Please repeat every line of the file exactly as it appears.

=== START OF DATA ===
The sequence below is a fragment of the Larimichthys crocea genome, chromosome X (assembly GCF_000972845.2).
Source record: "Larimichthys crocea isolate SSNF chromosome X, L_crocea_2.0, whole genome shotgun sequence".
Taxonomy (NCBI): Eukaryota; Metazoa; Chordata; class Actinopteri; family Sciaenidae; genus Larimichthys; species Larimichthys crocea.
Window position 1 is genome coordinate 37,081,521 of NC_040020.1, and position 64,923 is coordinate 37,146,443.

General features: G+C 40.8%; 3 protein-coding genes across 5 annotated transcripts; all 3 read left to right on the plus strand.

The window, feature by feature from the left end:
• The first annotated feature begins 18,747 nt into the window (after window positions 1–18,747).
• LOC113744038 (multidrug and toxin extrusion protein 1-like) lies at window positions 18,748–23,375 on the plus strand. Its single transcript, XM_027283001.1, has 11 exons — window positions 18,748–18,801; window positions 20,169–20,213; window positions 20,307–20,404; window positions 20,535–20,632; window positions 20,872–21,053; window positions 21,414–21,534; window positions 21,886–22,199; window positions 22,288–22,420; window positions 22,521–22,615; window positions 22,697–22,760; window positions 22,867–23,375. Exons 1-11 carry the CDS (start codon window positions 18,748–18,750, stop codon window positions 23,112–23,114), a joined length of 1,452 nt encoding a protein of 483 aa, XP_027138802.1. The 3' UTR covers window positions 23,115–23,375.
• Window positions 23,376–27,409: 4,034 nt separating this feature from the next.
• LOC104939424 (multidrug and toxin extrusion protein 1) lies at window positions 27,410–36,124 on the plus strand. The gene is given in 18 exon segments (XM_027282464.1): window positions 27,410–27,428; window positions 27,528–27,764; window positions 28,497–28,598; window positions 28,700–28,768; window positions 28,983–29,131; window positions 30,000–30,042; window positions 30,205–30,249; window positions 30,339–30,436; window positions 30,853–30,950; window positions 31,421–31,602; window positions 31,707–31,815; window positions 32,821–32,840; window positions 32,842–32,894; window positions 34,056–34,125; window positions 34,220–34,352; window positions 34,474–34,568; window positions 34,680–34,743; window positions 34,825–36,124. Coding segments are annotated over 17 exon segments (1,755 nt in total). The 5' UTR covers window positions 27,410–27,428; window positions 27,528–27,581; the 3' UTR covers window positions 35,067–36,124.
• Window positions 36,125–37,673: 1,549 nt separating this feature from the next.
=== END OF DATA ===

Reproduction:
The sequence below is a fragment of the Larimichthys crocea genome, chromosome X (assembly GCF_000972845.2).
Source record: "Larimichthys crocea isolate SSNF chromosome X, L_crocea_2.0, whole genome shotgun sequence".
Taxonomy (NCBI): Eukaryota; Metazoa; Chordata; class Actinopteri; family Sciaenidae; genus Larimichthys; species Larimichthys crocea.
Window position 1 is genome coordinate 37,081,521 of NC_040020.1, and position 64,923 is coordinate 37,146,443.

General features: G+C 40.8%; 3 protein-coding genes across 5 annotated transcripts; all 3 read left to right on the plus strand.

The window, feature by feature from the left end:
• The first annotated feature begins 18,747 nt into the window (after window positions 1–18,747).
• LOC113744038 (multidrug and toxin extrusion protein 1-like) lies at window positions 18,748–23,375 on the plus strand. Its single transcript, XM_027283001.1, has 11 exons — window positions 18,748–18,801; window positions 20,169–20,213; window positions 20,307–20,404; window positions 20,535–20,632; window positions 20,872–21,053; window positions 21,414–21,534; window positions 21,886–22,199; window positions 22,288–22,420; window positions 22,521–22,615; window positions 22,697–22,760; window positions 22,867–23,375. Exons 1-11 carry the CDS (start codon window positions 18,748–18,750, stop codon window positions 23,112–23,114), a joined length of 1,452 nt encoding a protein of 483 aa, XP_027138802.1. The 3' UTR covers window positions 23,115–23,375.
• Window positions 23,376–27,409: 4,034 nt separating this feature from the next.
• LOC104939424 (multidrug and toxin extrusion protein 1) lies at window positions 27,410–36,124 on the plus strand. The gene is given in 18 exon segments (XM_027282464.1): window positions 27,410–27,428; window positions 27,528–27,764; window positions 28,497–28,598; window positions 28,700–28,768; window positions 28,983–29,131; window positions 30,000–30,042; window positions 30,205–30,249; window positions 30,339–30,436; window positions 30,853–30,950; window positions 31,421–31,602; window positions 31,707–31,815; window positions 32,821–32,840; window positions 32,842–32,894; window positions 34,056–34,125; window positions 34,220–34,352; window positions 34,474–34,568; window positions 34,680–34,743; window positions 34,825–36,124. Coding segments are annotated over 17 exon segments (1,755 nt in total). The 5' UTR covers window positions 27,410–27,428; window positions 27,528–27,581; the 3' UTR covers window positions 35,067–36,124.
• Window positions 36,125–37,673: 1,549 nt separating this feature from the next.